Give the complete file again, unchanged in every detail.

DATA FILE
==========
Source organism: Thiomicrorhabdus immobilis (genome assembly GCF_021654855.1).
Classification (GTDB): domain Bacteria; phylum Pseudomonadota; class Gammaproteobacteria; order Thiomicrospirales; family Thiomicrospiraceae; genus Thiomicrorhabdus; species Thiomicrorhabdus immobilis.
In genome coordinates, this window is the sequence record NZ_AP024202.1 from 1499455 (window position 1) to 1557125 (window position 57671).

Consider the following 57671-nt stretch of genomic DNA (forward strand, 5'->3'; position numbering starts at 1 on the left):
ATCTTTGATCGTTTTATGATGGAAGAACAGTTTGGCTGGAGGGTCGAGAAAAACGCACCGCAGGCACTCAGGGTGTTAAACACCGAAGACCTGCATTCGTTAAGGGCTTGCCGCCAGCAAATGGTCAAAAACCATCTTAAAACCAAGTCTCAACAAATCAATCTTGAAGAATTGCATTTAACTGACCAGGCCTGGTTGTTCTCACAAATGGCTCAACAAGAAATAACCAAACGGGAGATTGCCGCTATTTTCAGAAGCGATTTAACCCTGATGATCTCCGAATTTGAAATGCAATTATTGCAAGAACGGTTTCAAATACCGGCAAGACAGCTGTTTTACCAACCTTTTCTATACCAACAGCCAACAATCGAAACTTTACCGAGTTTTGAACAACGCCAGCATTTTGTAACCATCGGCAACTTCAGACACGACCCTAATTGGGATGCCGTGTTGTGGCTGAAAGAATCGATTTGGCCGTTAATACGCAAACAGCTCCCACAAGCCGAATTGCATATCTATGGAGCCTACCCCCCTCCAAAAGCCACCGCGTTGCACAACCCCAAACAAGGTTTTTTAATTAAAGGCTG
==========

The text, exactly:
Source organism: Thiomicrorhabdus immobilis (genome assembly GCF_021654855.1).
Classification (GTDB): domain Bacteria; phylum Pseudomonadota; class Gammaproteobacteria; order Thiomicrospirales; family Thiomicrospiraceae; genus Thiomicrorhabdus; species Thiomicrorhabdus immobilis.
In genome coordinates, this window is the sequence record NZ_AP024202.1 from 1499455 (window position 1) to 1557125 (window position 57671).

Consider the following 57671-nt stretch of genomic DNA (forward strand, 5'->3'; position numbering starts at 1 on the left):
ATCTTTGATCGTTTTATGATGGAAGAACAGTTTGGCTGGAGGGTCGAGAAAAACGCACCGCAGGCACTCAGGGTGTTAAACACCGAAGACCTGCATTCGTTAAGGGCTTGCCGCCAGCAAATGGTCAAAAACCATCTTAAAACCAAGTCTCAACAAATCAATCTTGAAGAATTGCATTTAACTGACCAGGCCTGGTTGTTCTCACAAATGGCTCAACAAGAAATAACCAAACGGGAGATTGCCGCTATTTTCAGAAGCGATTTAACCCTGATGATCTCCGAATTTGAAATGCAATTATTGCAAGAACGGTTTCAAATACCGGCAAGACAGCTGTTTTACCAACCTTTTCTATACCAACAGCCAACAATCGAAACTTTACCGAGTTTTGAACAACGCCAGCATTTTGTAACCATCGGCAACTTCAGACACGACCCTAATTGGGATGCCGTGTTGTGGCTGAAAGAATCGATTTGGCCGTTAATACGCAAACAGCTCCCACAAGCCGAATTGCATATCTATGGAGCCTACCCCCCTCCAAAAGCCACCGCGTTGCACAACCCCAAACAAGGTTTTTTAATTAAAGGCTG